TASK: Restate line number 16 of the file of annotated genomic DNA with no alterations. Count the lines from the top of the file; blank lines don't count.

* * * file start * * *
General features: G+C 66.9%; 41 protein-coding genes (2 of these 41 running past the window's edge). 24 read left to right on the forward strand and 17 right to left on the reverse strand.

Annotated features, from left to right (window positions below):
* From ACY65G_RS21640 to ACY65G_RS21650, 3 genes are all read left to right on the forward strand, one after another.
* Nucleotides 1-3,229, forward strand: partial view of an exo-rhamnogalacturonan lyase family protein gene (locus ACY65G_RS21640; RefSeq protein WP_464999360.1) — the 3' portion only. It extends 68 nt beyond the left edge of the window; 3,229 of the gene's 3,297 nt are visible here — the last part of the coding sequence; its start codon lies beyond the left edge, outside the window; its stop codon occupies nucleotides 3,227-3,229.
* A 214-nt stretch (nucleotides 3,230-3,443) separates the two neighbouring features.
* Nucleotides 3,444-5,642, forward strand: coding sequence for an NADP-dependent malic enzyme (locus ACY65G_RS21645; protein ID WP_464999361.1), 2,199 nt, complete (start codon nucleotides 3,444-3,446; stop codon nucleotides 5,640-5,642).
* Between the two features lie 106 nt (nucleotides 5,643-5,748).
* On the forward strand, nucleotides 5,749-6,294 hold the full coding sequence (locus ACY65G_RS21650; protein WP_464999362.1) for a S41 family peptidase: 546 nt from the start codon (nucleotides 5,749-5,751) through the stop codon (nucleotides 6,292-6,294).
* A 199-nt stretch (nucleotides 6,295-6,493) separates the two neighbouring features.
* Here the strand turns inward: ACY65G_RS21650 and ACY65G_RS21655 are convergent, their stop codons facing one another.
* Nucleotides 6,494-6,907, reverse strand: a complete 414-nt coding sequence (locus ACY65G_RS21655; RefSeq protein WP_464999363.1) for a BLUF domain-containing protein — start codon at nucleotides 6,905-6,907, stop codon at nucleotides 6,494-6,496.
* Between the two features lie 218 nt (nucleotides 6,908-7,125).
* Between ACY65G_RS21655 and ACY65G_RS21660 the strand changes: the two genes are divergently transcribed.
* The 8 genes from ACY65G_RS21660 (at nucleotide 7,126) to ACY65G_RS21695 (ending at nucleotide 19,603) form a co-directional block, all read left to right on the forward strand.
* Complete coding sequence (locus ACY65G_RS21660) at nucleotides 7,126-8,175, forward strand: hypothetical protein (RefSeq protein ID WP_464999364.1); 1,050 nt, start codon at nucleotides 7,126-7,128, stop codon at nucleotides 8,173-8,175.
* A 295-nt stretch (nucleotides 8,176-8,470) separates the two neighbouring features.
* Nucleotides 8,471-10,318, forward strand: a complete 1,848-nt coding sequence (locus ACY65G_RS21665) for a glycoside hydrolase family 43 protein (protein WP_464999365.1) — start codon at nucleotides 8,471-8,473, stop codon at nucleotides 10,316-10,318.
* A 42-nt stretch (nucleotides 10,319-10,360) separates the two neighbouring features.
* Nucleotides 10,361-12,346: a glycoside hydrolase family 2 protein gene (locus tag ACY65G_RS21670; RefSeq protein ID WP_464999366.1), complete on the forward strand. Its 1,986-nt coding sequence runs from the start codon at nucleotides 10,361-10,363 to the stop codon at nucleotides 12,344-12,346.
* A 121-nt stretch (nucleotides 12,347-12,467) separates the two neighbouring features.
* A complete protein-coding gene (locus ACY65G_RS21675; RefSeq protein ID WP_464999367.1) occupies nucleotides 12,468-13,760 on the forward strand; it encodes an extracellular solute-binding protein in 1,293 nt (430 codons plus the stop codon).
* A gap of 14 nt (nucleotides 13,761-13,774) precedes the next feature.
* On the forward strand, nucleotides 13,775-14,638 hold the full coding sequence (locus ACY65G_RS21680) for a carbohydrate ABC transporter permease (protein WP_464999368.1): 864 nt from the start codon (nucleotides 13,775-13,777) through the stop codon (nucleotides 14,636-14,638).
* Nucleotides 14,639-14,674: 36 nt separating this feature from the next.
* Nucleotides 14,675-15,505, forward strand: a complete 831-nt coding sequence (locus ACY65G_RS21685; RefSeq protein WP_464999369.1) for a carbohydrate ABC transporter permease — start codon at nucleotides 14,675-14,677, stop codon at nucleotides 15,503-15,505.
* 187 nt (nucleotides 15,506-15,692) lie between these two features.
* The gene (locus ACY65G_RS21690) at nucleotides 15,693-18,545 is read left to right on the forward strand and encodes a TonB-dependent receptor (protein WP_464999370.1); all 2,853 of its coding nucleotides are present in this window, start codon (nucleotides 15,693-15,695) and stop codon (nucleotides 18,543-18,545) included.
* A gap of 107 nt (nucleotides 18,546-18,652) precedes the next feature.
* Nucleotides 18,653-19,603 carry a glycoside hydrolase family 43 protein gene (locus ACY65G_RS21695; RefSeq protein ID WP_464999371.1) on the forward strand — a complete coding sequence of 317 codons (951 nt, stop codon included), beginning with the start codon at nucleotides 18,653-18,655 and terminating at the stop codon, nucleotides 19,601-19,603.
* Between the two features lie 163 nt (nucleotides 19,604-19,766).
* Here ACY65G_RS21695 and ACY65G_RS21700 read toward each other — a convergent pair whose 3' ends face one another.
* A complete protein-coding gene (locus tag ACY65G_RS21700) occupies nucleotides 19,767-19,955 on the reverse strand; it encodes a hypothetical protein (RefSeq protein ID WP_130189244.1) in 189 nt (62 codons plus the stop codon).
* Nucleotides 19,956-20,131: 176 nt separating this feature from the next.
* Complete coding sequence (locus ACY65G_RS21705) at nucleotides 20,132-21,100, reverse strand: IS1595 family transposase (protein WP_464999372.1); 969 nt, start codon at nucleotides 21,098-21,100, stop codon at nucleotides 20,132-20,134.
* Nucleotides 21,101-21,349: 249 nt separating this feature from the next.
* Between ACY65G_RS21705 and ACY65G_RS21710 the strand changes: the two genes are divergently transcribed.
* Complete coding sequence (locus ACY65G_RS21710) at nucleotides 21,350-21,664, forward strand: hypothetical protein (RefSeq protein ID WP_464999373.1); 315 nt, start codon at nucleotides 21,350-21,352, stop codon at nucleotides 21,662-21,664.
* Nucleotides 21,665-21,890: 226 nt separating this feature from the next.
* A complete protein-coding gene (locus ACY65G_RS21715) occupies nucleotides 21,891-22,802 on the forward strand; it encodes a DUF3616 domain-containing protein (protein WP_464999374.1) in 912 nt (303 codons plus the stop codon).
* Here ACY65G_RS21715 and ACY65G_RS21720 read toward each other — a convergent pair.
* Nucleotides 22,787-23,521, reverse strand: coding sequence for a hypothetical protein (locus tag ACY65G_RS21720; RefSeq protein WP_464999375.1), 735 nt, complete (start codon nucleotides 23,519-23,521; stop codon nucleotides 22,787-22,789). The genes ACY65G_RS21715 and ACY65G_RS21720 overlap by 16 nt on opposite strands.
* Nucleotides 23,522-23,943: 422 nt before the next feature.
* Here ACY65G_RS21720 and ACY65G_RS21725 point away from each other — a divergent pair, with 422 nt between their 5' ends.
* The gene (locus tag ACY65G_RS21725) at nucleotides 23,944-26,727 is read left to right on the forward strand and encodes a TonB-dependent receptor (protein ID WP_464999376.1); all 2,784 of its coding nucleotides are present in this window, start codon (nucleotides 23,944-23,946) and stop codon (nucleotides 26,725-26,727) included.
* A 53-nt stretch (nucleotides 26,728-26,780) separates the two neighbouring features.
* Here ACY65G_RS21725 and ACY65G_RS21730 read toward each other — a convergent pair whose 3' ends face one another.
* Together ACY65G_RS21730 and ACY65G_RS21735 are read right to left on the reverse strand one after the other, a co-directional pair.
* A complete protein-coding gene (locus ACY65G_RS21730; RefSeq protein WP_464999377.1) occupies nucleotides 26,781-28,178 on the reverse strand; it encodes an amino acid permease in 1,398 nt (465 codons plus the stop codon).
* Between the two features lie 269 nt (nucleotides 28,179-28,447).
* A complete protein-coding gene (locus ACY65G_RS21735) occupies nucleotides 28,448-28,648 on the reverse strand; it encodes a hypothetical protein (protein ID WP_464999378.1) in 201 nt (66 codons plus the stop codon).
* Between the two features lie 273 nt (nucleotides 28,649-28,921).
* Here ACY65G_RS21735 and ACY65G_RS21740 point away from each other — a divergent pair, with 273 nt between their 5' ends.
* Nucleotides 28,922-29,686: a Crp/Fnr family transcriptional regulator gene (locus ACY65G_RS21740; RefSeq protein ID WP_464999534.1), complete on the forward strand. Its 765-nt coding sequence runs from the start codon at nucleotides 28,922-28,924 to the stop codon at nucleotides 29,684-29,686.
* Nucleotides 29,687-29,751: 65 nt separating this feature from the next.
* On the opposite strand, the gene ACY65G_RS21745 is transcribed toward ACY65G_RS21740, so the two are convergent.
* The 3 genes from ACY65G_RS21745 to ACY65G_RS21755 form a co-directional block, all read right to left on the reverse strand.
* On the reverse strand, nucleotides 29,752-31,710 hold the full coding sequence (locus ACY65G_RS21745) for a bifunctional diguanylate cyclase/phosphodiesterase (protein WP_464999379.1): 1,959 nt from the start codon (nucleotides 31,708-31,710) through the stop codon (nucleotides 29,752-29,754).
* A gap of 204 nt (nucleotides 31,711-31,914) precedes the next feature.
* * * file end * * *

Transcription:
* A 295-nt stretch (nucleotides 8,176-8,470) separates the two neighbouring features.